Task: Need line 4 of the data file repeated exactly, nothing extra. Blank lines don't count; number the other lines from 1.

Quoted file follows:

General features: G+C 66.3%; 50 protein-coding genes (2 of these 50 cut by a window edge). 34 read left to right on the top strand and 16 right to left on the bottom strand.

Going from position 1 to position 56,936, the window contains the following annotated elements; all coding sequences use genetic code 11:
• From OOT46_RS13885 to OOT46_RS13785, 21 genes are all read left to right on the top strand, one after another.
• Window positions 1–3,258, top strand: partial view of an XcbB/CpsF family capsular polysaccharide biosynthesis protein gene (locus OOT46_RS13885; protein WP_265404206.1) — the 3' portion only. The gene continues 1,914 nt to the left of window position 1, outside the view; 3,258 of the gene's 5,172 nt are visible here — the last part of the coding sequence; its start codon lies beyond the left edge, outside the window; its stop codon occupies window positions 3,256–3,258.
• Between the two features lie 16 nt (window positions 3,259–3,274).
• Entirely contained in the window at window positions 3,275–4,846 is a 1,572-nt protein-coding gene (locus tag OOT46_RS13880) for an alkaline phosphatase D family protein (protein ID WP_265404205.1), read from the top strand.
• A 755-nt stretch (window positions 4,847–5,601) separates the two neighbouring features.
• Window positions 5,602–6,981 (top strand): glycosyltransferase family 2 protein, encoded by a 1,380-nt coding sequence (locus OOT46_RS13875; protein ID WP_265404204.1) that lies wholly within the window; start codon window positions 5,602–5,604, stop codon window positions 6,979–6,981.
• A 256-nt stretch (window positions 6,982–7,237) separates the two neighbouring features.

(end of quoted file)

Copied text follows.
• Window positions 1–3,258, top strand: partial view of an XcbB/CpsF family capsular polysaccharide biosynthesis protein gene (locus OOT46_RS13885; protein WP_265404206.1) — the 3' portion only. The gene continues 1,914 nt to the left of window position 1, outside the view; 3,258 of the gene's 5,172 nt are visible here — the last part of the coding sequence; its start codon lies beyond the left edge, outside the window; its stop codon occupies window positions 3,256–3,258.